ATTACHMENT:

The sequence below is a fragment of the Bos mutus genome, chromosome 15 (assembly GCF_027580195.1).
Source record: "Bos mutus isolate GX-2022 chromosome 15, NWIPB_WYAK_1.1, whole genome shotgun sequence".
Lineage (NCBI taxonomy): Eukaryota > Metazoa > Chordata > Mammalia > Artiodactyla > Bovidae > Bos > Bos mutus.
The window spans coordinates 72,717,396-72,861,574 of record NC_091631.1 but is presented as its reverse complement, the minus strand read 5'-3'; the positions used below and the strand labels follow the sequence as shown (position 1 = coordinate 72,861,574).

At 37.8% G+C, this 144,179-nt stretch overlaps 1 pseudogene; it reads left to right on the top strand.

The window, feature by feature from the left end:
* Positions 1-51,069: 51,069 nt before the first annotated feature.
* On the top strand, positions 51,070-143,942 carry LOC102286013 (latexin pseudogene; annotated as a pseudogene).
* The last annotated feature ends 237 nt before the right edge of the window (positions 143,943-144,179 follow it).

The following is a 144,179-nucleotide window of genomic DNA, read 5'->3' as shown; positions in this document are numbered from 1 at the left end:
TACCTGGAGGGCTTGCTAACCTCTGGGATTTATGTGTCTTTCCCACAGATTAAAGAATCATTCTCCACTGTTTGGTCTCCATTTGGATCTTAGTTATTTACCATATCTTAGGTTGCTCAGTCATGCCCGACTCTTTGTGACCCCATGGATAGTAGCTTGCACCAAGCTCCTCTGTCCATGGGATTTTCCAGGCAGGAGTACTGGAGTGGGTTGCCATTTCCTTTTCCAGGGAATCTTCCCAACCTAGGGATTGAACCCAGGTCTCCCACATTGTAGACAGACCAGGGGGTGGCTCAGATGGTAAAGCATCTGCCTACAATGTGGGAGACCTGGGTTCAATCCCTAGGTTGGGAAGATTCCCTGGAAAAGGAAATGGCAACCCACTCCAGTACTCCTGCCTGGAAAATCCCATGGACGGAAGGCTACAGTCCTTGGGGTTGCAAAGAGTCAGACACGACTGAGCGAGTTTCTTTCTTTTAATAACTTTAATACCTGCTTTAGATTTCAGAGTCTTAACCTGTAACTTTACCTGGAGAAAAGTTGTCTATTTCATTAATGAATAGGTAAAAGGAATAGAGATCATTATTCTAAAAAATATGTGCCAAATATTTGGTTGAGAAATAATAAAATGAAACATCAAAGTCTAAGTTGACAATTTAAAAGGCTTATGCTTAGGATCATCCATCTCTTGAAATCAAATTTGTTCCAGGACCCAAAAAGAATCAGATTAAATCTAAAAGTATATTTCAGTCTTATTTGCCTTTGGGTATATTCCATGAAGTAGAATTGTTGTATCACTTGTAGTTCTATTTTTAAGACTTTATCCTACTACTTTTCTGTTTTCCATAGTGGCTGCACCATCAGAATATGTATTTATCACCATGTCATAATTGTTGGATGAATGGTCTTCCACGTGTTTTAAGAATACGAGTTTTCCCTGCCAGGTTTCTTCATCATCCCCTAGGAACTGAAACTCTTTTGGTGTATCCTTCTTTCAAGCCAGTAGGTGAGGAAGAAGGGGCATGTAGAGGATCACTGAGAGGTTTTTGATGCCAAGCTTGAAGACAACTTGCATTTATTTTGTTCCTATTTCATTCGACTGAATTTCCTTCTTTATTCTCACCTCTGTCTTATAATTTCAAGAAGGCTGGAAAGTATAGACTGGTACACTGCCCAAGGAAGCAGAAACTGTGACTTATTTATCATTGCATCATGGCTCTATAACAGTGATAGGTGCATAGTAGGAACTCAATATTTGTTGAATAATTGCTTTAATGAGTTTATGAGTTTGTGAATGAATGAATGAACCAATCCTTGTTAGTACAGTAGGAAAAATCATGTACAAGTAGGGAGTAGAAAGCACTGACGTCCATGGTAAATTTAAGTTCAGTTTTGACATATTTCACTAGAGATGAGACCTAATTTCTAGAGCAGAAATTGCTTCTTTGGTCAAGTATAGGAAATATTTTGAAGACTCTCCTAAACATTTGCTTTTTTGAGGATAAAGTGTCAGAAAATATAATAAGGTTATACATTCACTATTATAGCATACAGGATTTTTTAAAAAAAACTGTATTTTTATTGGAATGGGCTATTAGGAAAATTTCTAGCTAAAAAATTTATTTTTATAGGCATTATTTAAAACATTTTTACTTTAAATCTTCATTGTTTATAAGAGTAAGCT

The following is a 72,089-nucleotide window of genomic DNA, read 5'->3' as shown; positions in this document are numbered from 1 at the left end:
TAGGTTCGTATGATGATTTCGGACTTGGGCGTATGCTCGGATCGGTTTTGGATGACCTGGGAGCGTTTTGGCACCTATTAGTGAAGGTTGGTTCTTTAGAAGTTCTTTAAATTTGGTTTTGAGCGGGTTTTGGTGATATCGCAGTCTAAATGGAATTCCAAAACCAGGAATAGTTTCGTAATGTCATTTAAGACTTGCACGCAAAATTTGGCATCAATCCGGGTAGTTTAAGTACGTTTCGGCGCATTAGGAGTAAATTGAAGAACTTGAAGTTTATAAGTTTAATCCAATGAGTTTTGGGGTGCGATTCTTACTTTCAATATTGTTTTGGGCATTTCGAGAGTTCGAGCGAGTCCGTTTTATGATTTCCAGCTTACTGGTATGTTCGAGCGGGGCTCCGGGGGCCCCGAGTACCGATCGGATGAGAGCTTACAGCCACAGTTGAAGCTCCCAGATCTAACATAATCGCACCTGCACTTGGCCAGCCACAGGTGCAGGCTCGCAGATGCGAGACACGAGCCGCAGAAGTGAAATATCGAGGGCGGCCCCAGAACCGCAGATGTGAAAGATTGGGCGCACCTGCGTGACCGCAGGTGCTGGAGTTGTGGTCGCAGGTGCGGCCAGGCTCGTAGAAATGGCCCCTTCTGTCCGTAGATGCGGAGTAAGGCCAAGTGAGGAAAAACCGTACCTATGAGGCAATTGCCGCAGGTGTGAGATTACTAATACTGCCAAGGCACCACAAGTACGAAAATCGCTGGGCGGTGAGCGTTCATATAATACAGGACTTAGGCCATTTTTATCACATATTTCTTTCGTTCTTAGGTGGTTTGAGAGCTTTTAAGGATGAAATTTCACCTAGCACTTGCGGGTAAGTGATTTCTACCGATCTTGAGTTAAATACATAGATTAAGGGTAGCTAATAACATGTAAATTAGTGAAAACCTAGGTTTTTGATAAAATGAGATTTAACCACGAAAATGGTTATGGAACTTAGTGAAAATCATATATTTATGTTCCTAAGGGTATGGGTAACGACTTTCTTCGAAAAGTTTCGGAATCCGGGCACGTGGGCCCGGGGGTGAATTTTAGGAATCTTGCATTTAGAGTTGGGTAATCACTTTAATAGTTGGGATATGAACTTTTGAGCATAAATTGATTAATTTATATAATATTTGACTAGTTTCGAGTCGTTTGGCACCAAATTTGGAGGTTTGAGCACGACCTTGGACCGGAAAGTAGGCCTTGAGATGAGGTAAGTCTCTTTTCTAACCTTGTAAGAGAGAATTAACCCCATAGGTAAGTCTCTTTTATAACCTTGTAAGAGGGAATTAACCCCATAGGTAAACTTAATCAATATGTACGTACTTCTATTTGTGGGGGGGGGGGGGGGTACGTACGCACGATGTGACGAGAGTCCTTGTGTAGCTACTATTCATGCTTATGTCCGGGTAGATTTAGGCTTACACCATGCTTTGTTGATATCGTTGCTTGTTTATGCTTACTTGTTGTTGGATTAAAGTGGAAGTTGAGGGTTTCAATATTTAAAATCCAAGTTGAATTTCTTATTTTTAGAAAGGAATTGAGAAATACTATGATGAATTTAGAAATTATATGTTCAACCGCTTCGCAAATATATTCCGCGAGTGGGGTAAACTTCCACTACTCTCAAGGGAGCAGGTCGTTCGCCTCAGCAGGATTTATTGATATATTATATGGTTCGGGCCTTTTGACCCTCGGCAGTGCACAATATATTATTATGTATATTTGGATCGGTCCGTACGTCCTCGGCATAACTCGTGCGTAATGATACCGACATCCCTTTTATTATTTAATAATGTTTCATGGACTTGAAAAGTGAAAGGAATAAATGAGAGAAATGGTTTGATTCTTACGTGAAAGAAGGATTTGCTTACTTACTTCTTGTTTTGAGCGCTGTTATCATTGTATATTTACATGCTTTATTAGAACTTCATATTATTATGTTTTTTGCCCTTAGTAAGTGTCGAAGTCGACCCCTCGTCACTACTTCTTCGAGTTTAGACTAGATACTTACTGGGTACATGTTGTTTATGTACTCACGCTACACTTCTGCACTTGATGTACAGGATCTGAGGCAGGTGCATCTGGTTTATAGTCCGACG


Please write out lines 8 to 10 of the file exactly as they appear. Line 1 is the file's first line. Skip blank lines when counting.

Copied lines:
* On the top strand, positions 51,070-143,942 carry LOC102286013 (latexin pseudogene; annotated as a pseudogene).
* The last annotated feature ends 237 nt before the right edge of the window (positions 143,943-144,179 follow it).

The following is a 144,179-nucleotide window of genomic DNA, read 5'->3' as shown; positions in this document are numbered from 1 at the left end: